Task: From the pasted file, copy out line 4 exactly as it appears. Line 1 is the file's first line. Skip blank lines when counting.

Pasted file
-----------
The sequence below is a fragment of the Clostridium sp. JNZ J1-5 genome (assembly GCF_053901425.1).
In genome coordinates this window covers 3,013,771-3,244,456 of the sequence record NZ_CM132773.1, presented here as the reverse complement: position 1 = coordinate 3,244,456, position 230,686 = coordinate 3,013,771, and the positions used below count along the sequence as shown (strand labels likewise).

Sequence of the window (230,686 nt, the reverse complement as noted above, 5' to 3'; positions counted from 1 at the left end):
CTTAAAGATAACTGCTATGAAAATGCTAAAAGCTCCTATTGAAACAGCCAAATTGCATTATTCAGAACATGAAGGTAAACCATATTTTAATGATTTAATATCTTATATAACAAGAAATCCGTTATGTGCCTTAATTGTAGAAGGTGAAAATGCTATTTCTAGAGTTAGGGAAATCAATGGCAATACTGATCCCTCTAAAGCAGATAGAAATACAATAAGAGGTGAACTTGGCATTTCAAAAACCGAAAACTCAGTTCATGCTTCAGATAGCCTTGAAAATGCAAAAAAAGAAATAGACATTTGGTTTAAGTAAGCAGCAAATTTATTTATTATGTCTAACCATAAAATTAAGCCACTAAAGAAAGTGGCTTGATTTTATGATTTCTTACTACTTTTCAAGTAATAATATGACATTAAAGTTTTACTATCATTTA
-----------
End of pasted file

CTTAAAGATAACTGCTATGAAAATGCTAAAAGCTCCTATTGAAACAGCCAAATTGCATTATTCAGAACATGAAGGTAAACCATATTTTAATGATTTAATATCTTATATAACAAGAAATCCGTTATGTGCCTTAATTGTAGAAGGTGAAAATGCTATTTCTAGAGTTAGGGAAATCAATGGCAATACTGATCCCTCTAAAGCAGATAGAAATACAATAAGAGGTGAACTTGGCATTTCAAAAACCGAAAACTCAGTTCATGCTTCAGATAGCCTTGAAAATGCAAAAAAAGAAATAGACATTTGGTTTAAGTAAGCAGCAAATTTATTTATTATGTCTAACCATAAAATTAAGCCACTAAAGAAAGTGGCTTGATTTTATGATTTCTTACTACTTTTCAAGTAATAATATGACATTAAAGTTTTACTATCATTTA